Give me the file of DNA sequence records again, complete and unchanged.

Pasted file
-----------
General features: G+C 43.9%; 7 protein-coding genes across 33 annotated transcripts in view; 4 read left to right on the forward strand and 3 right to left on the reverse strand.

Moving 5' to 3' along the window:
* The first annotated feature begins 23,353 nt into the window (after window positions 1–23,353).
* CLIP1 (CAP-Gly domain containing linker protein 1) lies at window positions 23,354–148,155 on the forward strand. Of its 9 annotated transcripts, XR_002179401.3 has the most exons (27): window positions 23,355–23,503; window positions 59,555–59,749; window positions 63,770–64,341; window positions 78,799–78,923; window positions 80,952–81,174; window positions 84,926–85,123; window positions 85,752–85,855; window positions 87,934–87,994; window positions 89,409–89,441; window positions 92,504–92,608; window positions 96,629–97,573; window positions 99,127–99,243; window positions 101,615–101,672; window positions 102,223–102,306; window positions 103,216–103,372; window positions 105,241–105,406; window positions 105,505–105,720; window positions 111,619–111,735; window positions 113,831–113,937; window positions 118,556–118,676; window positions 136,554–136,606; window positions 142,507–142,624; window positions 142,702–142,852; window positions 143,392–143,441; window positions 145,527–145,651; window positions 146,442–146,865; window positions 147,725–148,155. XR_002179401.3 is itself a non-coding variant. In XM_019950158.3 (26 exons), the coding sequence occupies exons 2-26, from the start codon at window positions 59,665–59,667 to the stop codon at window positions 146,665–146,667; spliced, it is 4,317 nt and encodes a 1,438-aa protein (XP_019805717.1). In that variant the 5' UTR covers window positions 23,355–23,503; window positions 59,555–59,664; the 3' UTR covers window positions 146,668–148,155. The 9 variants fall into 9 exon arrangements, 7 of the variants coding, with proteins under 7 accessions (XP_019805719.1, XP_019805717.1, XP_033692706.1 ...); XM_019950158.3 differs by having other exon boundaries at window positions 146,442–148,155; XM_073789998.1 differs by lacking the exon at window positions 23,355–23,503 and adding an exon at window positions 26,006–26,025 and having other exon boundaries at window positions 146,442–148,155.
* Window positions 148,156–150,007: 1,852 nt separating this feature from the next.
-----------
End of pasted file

General features: G+C 43.9%; 7 protein-coding genes across 33 annotated transcripts in view; 4 read left to right on the forward strand and 3 right to left on the reverse strand.

Moving 5' to 3' along the window:
* The first annotated feature begins 23,353 nt into the window (after window positions 1–23,353).
* CLIP1 (CAP-Gly domain containing linker protein 1) lies at window positions 23,354–148,155 on the forward strand. Of its 9 annotated transcripts, XR_002179401.3 has the most exons (27): window positions 23,355–23,503; window positions 59,555–59,749; window positions 63,770–64,341; window positions 78,799–78,923; window positions 80,952–81,174; window positions 84,926–85,123; window positions 85,752–85,855; window positions 87,934–87,994; window positions 89,409–89,441; window positions 92,504–92,608; window positions 96,629–97,573; window positions 99,127–99,243; window positions 101,615–101,672; window positions 102,223–102,306; window positions 103,216–103,372; window positions 105,241–105,406; window positions 105,505–105,720; window positions 111,619–111,735; window positions 113,831–113,937; window positions 118,556–118,676; window positions 136,554–136,606; window positions 142,507–142,624; window positions 142,702–142,852; window positions 143,392–143,441; window positions 145,527–145,651; window positions 146,442–146,865; window positions 147,725–148,155. XR_002179401.3 is itself a non-coding variant. In XM_019950158.3 (26 exons), the coding sequence occupies exons 2-26, from the start codon at window positions 59,665–59,667 to the stop codon at window positions 146,665–146,667; spliced, it is 4,317 nt and encodes a 1,438-aa protein (XP_019805717.1). In that variant the 5' UTR covers window positions 23,355–23,503; window positions 59,555–59,664; the 3' UTR covers window positions 146,668–148,155. The 9 variants fall into 9 exon arrangements, 7 of the variants coding, with proteins under 7 accessions (XP_019805719.1, XP_019805717.1, XP_033692706.1 ...); XM_019950158.3 differs by having other exon boundaries at window positions 146,442–148,155; XM_073789998.1 differs by lacking the exon at window positions 23,355–23,503 and adding an exon at window positions 26,006–26,025 and having other exon boundaries at window positions 146,442–148,155.
* Window positions 148,156–150,007: 1,852 nt separating this feature from the next.